Rapping with cartoon characters was artistic suicide until Gorillaz dropped a bomb in 2001 with a platinum album and what turned out to be a surprisingly long shelf life. Next out of the box is Danger Doom, the stunning and welcome collaboration of two of hip-hop's most innovative artists, both of whom already have close ties to the world of animation -- Danger Mouse not only named himself after a cartoon but is also a part-time Gorillaz beatmaker, and the rapper MF Doom has imagined himself variously as a comic-book character and fire-breathing monster-movie hero (not to mention, he's rarely photographed without wearing an iron mask that makes him look like an early version of the Marvel supervillain Doctor Doom). Their partners for The Mouse and the Mask are the characters of Cartoon Network's Adult Swim programming block, a cast whose creators share with Danger Mouse and MF Doom the same influences (obscure '70s superheroes, some making a resurgence on Adult Swim) and motivations (a parade of surrealist fantasies intersecting with real life, like the crusading happy meal that airs on Cartoon Network as Aqua Teen Hunger Force). Granted, none of these cartoon characters are rappers, and they're wisely given only backgrounds, transitions, or samples (all of them hilarious). No, it's the experts who handle nearly all of this record, and they're at the top of their game. Doom's dense flow and ciphered allusions have much in common with Adult Swim; both presuppose a large body of cultural knowledge to appreciate what's going on and both rely on a series of bankable eccentricities presented at light speed with high artistry and innumerable subtleties for later parsing by fans. Danger Mouse's productions have the same punch and catchy flair as on Gorillaz's Demon Days, but they're even more impressive here with the absence of Damon Albarn's interference and need to court a pop audience. He calls on the same type of rollerskating pianos, brassy fanfares, flutes, vibraphones, and cavernous drum loops that anyone of a certain age will recall from Fat Albert or Electric Company. It all adds up to the best album of the year in the hip-hop underground, and perhaps the best with any degree of popularity.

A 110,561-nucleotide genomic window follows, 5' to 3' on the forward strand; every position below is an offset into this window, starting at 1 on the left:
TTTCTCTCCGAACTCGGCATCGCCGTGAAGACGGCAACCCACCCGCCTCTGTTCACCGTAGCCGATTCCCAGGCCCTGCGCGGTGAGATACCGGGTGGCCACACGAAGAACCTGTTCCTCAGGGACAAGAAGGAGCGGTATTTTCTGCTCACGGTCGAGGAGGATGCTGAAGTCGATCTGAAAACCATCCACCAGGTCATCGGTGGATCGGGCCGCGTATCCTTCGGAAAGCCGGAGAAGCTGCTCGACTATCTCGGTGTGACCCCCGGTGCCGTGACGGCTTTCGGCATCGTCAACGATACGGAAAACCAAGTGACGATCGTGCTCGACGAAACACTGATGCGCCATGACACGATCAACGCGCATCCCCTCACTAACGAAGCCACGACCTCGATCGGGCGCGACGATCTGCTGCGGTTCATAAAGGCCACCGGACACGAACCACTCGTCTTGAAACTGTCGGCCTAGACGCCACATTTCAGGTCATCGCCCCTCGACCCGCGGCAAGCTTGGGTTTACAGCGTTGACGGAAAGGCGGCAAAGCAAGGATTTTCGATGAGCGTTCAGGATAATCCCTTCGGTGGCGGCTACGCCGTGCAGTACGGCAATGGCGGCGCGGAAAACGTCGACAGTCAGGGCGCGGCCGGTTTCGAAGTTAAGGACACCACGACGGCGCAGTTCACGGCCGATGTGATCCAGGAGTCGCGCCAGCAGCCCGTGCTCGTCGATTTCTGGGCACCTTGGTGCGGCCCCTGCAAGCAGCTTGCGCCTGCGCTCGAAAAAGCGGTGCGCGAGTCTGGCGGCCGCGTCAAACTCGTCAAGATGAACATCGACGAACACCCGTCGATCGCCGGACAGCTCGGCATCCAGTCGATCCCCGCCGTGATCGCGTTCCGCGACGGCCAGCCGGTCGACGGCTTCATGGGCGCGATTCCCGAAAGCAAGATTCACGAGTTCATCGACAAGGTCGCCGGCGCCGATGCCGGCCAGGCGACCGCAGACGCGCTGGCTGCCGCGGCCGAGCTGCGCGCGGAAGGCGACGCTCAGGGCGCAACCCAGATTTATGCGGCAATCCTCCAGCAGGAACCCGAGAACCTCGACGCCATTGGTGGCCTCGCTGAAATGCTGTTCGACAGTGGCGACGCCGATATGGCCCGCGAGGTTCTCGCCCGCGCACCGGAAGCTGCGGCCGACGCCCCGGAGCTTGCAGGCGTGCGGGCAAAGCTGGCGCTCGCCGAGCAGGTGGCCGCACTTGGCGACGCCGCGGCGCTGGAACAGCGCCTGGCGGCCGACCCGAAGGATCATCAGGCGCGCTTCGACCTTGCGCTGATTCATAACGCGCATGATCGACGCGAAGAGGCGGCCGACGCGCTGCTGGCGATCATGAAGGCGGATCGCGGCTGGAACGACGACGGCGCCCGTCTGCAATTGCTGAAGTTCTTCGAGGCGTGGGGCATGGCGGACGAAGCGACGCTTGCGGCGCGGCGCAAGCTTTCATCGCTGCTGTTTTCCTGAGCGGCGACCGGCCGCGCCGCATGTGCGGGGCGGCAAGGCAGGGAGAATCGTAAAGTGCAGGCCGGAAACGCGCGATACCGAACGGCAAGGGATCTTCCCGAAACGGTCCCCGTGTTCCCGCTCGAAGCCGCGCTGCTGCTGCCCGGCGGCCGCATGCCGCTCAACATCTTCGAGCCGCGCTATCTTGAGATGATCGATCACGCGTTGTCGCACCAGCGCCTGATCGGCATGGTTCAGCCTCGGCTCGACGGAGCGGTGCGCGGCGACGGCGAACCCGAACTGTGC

The Mouse and the Mask Review
by John Bush